Full List of Winners at the Venice Film Festival 2021
The 78th edition of the Venice Film Festival featured some of the year's most exciting features, with its awards setting the stage for the end-of-year's biggest award contenders.
After a triumphant return post-pandemic, the Venice Film Festival turned off the projectors last night after announcing its winners.
For 10 days, Venice produced memorable moments on the red carpets which made waves in the press, and excitement mounted at films playing both in and out of competition, such as the ambitious Denis Villeneuve’s sci-fi epic Dune and Edgar Wright’s luxurious thriller Last Night in Soho.
Headed this year by Palme d'Or Korean filmmaker Bong Joon-Ho with the participation of last year's Golden Lion winner Chloe Zhao and others, the Biennale’s jury watched -and most certainly enjoyed- 21 films that remind us of the beauty we missed during the pandemic. They probably had a hard time choosing which films should win in which category, but when it came to the recipient of the Golden Lion, the festival’s highest honor, the decision was unanimous.
French-Lebanese filmmaker Audrey Diwan received the Golden Lion for her film L'Evènement (Happening) based on the autobiographical book by French writer Annie Ernaux. It portrays the story of a student in the ‘60s trying to discreetly get an abortion.
The feminine intimacy displayed throughout the film made it a hit amongst the jury members who voted unanimously in favor of awarding it the highest prize. It is notable that this is Diwan’s second feature film only after her debut in 2019 with Losing It.
Silver Lion - Grand Jury Prize
Italian maverick Paolo Sorrentino received the Grand Jury Prize for his film È stata la mano di Dio (The Hand of God), a beautiful memoir set in ‘80s Naples. Reveling in unique imagery and sentiments, the film is due for a Netflix release on December 15 for audiences worldwide and is expected to garner some additional international awards.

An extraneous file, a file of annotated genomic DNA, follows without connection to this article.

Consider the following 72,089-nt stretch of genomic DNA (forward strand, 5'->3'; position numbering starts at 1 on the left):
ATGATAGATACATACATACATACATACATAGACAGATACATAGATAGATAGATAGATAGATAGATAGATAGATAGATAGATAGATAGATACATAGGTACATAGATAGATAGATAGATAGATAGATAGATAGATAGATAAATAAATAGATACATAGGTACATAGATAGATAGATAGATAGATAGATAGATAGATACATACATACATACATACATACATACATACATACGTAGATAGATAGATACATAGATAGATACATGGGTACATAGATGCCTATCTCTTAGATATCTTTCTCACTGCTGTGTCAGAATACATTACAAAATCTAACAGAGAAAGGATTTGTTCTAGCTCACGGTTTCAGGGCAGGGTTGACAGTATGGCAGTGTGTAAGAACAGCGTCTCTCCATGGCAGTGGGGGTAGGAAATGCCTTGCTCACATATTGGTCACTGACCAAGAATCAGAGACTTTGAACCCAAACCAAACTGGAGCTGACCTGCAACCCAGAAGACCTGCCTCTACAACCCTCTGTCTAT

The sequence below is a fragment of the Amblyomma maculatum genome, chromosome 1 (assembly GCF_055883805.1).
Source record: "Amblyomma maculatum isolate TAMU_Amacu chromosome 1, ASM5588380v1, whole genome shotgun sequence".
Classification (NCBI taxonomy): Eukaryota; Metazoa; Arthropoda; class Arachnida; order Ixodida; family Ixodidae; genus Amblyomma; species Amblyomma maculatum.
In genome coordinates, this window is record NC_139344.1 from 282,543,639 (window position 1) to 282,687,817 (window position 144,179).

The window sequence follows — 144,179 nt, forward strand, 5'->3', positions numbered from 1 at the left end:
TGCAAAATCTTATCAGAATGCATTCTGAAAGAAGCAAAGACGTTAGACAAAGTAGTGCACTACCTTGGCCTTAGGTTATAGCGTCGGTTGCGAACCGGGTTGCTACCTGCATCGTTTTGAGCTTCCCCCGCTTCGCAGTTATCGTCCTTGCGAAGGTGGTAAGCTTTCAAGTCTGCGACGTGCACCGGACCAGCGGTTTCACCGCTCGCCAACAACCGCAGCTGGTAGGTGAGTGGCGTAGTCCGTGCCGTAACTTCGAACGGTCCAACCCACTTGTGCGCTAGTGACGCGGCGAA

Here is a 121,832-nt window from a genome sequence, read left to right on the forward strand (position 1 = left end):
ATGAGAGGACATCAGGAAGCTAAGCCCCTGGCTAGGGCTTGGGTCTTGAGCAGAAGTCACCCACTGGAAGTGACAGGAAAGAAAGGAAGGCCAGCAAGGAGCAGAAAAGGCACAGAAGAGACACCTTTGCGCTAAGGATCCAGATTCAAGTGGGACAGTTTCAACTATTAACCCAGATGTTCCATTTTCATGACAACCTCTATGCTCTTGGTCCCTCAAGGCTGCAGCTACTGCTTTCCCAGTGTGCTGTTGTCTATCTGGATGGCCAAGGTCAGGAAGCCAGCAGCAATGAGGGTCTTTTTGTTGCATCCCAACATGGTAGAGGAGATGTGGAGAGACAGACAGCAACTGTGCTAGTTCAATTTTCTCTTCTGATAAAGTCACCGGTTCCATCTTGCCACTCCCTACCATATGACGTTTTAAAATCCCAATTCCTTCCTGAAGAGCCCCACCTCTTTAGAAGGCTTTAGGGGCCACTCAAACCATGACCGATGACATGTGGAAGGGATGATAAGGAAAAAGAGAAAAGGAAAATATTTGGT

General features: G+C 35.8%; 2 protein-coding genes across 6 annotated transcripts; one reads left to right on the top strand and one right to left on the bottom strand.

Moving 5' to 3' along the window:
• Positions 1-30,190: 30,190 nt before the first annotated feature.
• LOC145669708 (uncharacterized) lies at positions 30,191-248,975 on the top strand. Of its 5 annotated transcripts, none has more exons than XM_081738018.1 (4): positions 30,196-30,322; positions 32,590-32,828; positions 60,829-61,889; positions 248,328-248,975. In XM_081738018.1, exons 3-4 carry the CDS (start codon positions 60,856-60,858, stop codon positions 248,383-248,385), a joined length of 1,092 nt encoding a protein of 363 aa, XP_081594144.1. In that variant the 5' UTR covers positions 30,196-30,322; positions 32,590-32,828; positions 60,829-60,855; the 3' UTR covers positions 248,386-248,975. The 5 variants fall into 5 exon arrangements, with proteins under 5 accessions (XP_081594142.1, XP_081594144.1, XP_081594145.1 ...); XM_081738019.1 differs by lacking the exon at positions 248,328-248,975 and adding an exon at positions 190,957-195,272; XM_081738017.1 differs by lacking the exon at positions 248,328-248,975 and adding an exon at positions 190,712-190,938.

Silver Lion - Best Director
Jane Campion, whose big-screen directorial efforts came back after a long hiatus, won Best Director for her neo-western The Power of the Dog, depicting the rivalry of two Montana rancher brothers played by Benedict Cumberbatch and Jesse Plemmons. A gritty modern take on the genre, it will be released on Netflix on December 1 after a limited theatrical release on November 17.
Coppa Volpi - Best Actor
Filipino actor Jay Arcilla was awarded best actor for his leading role in Erik Matti's crime thriller On the Job: The Missing 8. In the sequel to the 2013 film On the Job, Arcilla plays a corrupt reporter for a local newspaper who gets involved in an investigation after his colleagues mysteriously disappear. The film’s staggering runtime, 208 minutes, showcased the actor’s forte in maintaining screen presence. It will be released as miniseries on HBO Asia today, 12 September.
Coppa Volpi - Best Actress
Spanish icon Penélope Cruz received the Best Actress title for her performance in auteur Pedro Almodovar’s Madres Parallelas (Parallel Mothers). In a performance highly praised by critics, Cruz played a successful photographer who suddenly falls pregnant, and subsequently bonds with another about-to-become single mother. The film, which opened the Venice festival, is being released on December 24.
Special Jury Prize
Il Buco, the Italian film directed by Michelangelo Frammartino, won the Special Jury Prize. The film recounts the story of explorers venturing into one of the world’s deepest caves, located 700 meters beneath the surface in the Calabrian hinterland, Southern Italy.
Golden Osella – Best Screenplay
Hollywood actress Maggie Gyllenhaal’s directorial debut The Lost Daughter received a four-minute standing ovation…and a best screenplay award. Adapted from Elena Ferrante’s novel, the film stars Olivia Colman, Jessie Buckley, and Dakota Johnson and focuses on an academic’s journey to self-rediscovery and motherhood.
Marcello Mastroianni Award – Best Newcomer Actor/Actress
The award, named after Fellini’s muse Marcello Mastroianni, was given to Filippo Scotti for his role of Fabietto in Paolo Sorrentino's È stata la mano di Dio (The Hand of God). He is being dubbed as Italy’s next iconic young star.